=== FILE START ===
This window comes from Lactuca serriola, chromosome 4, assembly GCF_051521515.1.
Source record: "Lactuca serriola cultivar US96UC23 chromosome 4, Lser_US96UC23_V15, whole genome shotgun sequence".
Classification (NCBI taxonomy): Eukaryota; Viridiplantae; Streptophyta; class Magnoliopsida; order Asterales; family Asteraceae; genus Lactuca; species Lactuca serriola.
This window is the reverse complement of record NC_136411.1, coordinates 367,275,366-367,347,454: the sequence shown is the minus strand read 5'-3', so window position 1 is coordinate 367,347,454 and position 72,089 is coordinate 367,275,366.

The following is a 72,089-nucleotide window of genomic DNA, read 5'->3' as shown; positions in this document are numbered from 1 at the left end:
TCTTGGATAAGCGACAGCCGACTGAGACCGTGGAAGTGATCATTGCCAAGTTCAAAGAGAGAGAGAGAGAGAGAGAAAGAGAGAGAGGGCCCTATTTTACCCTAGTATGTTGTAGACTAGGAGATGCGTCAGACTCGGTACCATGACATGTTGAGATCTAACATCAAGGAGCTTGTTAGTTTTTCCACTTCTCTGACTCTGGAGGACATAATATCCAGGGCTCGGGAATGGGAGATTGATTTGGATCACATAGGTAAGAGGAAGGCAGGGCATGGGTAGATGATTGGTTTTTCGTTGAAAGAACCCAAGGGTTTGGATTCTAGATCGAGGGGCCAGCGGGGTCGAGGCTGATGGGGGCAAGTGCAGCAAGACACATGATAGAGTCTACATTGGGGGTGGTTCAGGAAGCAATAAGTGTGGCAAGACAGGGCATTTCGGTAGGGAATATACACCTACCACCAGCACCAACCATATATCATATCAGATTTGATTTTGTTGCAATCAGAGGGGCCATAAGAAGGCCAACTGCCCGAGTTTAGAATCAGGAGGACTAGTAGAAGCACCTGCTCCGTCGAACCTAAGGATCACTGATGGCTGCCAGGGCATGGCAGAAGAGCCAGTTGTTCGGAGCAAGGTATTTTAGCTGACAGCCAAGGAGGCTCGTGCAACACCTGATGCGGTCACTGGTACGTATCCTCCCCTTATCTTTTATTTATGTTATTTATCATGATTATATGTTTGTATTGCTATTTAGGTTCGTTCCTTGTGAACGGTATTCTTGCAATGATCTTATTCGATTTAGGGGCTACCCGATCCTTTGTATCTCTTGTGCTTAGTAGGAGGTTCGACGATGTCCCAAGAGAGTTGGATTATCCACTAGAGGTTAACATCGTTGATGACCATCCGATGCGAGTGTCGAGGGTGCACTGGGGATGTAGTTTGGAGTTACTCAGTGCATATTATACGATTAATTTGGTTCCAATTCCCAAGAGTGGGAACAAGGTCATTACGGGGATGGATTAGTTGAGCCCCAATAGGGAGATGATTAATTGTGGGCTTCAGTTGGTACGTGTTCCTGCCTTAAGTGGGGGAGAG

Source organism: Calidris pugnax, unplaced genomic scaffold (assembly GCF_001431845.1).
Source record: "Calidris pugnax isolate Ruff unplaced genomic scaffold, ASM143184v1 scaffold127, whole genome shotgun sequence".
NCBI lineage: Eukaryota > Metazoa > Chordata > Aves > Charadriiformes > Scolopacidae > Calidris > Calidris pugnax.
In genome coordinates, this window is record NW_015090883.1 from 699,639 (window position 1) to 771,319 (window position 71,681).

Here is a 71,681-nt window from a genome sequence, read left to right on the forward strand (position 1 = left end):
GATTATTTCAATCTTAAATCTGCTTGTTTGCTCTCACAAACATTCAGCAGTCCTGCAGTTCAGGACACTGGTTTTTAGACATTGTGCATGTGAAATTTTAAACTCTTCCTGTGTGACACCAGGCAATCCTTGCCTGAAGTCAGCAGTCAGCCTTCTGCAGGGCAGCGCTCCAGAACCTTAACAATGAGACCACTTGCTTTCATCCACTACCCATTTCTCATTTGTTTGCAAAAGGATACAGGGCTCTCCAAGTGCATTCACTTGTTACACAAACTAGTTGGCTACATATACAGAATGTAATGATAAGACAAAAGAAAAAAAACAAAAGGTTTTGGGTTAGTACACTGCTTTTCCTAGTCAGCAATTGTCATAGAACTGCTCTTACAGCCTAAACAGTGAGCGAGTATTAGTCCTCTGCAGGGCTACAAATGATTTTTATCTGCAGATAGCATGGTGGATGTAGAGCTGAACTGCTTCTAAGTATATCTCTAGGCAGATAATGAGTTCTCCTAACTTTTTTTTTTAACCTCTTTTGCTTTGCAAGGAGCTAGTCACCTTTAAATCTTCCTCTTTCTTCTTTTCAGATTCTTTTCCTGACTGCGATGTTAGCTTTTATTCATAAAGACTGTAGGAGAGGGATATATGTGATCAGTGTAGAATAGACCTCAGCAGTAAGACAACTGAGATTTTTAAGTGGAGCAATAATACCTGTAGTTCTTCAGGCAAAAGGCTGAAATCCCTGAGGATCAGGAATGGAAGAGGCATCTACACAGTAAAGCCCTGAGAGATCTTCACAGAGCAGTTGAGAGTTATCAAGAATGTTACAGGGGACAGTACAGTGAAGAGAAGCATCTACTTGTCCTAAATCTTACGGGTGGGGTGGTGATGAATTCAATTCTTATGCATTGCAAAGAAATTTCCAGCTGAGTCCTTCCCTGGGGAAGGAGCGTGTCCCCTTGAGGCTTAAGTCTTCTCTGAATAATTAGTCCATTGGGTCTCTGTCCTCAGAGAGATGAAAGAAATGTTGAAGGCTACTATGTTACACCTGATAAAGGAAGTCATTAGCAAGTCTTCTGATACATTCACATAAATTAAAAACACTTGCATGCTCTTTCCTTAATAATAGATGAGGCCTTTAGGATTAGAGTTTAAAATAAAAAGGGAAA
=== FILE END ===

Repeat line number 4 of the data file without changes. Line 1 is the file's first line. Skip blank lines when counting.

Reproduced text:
This window is the reverse complement of record NC_136411.1, coordinates 367,275,366-367,347,454: the sequence shown is the minus strand read 5'-3', so window position 1 is coordinate 367,347,454 and position 72,089 is coordinate 367,275,366.